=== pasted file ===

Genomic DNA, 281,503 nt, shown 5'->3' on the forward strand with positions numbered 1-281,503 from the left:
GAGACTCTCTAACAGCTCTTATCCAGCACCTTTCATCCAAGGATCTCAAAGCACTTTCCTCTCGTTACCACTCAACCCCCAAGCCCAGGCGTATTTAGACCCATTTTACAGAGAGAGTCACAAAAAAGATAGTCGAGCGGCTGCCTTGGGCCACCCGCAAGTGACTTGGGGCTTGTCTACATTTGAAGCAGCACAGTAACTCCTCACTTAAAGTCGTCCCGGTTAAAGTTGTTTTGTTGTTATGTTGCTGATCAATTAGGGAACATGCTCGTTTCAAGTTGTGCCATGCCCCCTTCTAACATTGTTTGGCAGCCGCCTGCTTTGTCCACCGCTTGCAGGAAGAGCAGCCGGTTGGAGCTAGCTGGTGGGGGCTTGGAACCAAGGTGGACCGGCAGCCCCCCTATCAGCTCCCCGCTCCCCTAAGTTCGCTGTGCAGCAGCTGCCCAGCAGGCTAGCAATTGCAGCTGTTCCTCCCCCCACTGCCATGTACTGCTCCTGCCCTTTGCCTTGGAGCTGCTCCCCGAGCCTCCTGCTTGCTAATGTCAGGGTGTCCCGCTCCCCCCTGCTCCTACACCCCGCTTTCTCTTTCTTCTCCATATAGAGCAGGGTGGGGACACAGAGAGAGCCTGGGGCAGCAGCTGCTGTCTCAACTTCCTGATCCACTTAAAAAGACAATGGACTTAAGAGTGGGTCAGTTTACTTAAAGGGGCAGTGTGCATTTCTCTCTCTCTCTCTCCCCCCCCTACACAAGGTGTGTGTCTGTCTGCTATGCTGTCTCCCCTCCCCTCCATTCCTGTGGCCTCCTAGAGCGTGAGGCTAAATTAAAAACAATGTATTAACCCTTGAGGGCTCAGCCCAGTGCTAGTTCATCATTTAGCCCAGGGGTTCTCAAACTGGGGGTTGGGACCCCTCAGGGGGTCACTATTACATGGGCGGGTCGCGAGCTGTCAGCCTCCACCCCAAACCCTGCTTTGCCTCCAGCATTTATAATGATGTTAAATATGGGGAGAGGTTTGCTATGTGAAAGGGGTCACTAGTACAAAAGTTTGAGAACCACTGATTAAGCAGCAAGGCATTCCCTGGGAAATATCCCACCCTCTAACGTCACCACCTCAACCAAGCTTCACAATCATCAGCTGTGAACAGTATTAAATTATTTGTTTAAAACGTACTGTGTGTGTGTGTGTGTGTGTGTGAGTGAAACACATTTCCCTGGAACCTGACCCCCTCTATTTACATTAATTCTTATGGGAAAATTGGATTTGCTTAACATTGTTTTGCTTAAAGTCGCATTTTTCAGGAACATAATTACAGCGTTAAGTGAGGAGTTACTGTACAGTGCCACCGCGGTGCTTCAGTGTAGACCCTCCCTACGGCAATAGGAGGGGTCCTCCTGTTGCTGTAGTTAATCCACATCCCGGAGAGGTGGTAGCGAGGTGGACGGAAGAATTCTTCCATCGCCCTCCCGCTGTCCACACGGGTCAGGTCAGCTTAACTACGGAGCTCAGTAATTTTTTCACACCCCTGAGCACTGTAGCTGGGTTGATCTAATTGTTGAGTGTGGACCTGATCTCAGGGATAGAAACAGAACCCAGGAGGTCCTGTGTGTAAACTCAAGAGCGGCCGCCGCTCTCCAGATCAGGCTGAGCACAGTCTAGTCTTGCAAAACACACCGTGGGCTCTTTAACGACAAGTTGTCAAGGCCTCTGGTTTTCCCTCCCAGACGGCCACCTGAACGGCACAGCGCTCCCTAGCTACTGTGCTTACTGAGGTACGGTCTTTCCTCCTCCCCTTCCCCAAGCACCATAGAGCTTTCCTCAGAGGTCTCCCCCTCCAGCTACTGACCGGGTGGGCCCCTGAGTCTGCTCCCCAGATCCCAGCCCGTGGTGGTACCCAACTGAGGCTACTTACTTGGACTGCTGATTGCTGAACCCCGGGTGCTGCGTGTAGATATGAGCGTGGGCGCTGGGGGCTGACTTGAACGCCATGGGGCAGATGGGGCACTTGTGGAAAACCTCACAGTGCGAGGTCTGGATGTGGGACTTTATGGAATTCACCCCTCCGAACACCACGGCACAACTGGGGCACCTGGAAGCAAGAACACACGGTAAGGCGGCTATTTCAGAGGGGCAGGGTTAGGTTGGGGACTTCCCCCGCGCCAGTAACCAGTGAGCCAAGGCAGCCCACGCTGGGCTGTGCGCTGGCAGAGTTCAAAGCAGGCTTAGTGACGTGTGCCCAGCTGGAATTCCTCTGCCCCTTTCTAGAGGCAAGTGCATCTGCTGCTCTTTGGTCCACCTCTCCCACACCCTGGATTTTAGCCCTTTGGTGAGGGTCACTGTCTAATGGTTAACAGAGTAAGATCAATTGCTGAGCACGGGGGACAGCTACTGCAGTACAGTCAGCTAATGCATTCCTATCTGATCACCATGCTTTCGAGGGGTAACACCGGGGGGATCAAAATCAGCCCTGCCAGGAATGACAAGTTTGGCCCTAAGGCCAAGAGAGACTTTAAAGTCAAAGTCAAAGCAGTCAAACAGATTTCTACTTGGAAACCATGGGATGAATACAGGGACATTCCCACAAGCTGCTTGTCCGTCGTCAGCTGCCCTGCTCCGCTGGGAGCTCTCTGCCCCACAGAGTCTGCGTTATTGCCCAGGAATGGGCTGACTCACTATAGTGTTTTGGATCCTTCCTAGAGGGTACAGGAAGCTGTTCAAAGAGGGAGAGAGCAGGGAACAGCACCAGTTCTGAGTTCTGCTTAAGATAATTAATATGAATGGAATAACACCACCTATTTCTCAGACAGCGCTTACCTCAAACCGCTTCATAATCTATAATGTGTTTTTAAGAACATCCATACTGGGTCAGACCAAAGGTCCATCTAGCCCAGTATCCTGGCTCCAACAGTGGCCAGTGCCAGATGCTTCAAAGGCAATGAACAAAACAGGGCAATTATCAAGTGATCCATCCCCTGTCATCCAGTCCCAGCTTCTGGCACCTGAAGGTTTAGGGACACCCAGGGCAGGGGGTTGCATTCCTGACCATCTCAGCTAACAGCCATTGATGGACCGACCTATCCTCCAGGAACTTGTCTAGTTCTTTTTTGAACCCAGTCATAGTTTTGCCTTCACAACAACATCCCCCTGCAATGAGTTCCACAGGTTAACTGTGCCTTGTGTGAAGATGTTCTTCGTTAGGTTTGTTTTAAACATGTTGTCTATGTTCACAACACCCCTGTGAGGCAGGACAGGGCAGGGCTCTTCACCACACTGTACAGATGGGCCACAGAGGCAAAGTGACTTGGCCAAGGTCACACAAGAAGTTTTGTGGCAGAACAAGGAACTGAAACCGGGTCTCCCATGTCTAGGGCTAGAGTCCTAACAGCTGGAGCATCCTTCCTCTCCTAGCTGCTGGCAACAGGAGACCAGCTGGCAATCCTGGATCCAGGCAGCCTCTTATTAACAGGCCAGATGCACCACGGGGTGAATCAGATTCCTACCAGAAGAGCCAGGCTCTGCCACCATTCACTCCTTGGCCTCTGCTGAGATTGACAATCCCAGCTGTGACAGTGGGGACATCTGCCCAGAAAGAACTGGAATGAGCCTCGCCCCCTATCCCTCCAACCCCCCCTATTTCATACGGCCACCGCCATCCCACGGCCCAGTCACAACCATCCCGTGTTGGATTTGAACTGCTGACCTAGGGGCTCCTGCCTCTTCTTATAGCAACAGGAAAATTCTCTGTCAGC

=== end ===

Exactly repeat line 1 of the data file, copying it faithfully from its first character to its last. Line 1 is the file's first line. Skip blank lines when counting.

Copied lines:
Genomic DNA, 281,503 nt, shown 5'->3' on the forward strand with positions numbered 1-281,503 from the left: